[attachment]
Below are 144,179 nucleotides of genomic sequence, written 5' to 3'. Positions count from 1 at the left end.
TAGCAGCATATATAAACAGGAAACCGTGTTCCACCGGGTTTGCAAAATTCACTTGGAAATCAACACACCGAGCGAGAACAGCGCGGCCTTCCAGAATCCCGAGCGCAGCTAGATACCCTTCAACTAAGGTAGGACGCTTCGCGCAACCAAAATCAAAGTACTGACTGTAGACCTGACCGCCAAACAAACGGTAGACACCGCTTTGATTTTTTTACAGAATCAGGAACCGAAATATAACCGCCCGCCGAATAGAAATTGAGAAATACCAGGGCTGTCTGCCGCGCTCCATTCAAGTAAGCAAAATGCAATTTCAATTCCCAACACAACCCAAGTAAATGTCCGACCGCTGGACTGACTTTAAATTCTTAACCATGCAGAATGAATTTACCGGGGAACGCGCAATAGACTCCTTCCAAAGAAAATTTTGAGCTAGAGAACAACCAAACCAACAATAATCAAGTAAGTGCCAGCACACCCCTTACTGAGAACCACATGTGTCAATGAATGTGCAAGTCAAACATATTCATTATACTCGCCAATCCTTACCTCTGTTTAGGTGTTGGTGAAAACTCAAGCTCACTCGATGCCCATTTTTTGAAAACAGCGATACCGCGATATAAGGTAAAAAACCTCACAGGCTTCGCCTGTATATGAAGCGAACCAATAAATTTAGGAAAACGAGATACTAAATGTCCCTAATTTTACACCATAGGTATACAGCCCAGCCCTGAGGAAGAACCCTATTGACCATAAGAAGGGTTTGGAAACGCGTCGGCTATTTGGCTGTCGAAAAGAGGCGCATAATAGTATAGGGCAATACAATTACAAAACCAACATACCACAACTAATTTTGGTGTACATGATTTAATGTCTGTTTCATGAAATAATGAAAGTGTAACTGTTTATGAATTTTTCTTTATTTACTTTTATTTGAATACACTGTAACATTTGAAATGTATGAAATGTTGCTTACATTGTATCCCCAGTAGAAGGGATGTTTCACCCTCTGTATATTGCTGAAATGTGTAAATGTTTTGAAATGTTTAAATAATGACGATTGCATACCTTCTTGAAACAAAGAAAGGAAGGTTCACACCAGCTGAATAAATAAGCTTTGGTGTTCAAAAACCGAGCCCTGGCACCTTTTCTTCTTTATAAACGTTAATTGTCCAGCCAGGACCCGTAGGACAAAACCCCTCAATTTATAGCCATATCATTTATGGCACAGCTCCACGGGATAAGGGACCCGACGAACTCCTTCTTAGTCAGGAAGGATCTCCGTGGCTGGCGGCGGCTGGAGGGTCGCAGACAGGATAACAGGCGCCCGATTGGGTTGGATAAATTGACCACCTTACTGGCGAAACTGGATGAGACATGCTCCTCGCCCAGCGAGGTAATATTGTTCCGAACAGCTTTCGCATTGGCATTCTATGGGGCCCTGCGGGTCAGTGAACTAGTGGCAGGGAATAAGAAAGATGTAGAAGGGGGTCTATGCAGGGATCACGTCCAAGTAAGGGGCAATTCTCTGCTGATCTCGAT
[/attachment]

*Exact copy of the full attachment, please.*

Below are 144,179 nucleotides of genomic sequence, written 5' to 3'. Positions count from 1 at the left end.
TAGCAGCATATATAAACAGGAAACCGTGTTCCACCGGGTTTGCAAAATTCACTTGGAAATCAACACACCGAGCGAGAACAGCGCGGCCTTCCAGAATCCCGAGCGCAGCTAGATACCCTTCAACTAAGGTAGGACGCTTCGCGCAACCAAAATCAAAGTACTGACTGTAGACCTGACCGCCAAACAAACGGTAGACACCGCTTTGATTTTTTTACAGAATCAGGAACCGAAATATAACCGCCCGCCGAATAGAAATTGAGAAATACCAGGGCTGTCTGCCGCGCTCCATTCAAGTAAGCAAAATGCAATTTCAATTCCCAACACAACCCAAGTAAATGTCCGACCGCTGGACTGACTTTAAATTCTTAACCATGCAGAATGAATTTACCGGGGAACGCGCAATAGACTCCTTCCAAAGAAAATTTTGAGCTAGAGAACAACCAAACCAACAATAATCAAGTAAGTGCCAGCACACCCCTTACTGAGAACCACATGTGTCAATGAATGTGCAAGTCAAACATATTCATTATACTCGCCAATCCTTACCTCTGTTTAGGTGTTGGTGAAAACTCAAGCTCACTCGATGCCCATTTTTTGAAAACAGCGATACCGCGATATAAGGTAAAAAACCTCACAGGCTTCGCCTGTATATGAAGCGAACCAATAAATTTAGGAAAACGAGATACTAAATGTCCCTAATTTTACACCATAGGTATACAGCCCAGCCCTGAGGAAGAACCCTATTGACCATAAGAAGGGTTTGGAAACGCGTCGGCTATTTGGCTGTCGAAAAGAGGCGCATAATAGTATAGGGCAATACAATTACAAAACCAACATACCACAACTAATTTTGGTGTACATGATTTAATGTCTGTTTCATGAAATAATGAAAGTGTAACTGTTTATGAATTTTTCTTTATTTACTTTTATTTGAATACACTGTAACATTTGAAATGTATGAAATGTTGCTTACATTGTATCCCCAGTAGAAGGGATGTTTCACCCTCTGTATATTGCTGAAATGTGTAAATGTTTTGAAATGTTTAAATAATGACGATTGCATACCTTCTTGAAACAAAGAAAGGAAGGTTCACACCAGCTGAATAAATAAGCTTTGGTGTTCAAAAACCGAGCCCTGGCACCTTTTCTTCTTTATAAACGTTAATTGTCCAGCCAGGACCCGTAGGACAAAACCCCTCAATTTATAGCCATATCATTTATGGCACAGCTCCACGGGATAAGGGACCCGACGAACTCCTTCTTAGTCAGGAAGGATCTCCGTGGCTGGCGGCGGCTGGAGGGTCGCAGACAGGATAACAGGCGCCCGATTGGGTTGGATAAATTGACCACCTTACTGGCGAAACTGGATGAGACATGCTCCTCGCCCAGCGAGGTAATATTGTTCCGAACAGCTTTCGCATTGGCATTCTATGGGGCCCTGCGGGTCAGTGAACTAGTGGCAGGGAATAAGAAAGATGTAGAAGGGGGTCTATGCAGGGATCACGTCCAAGTAAGGGGCAATTCTCTGCTGATCTCGAT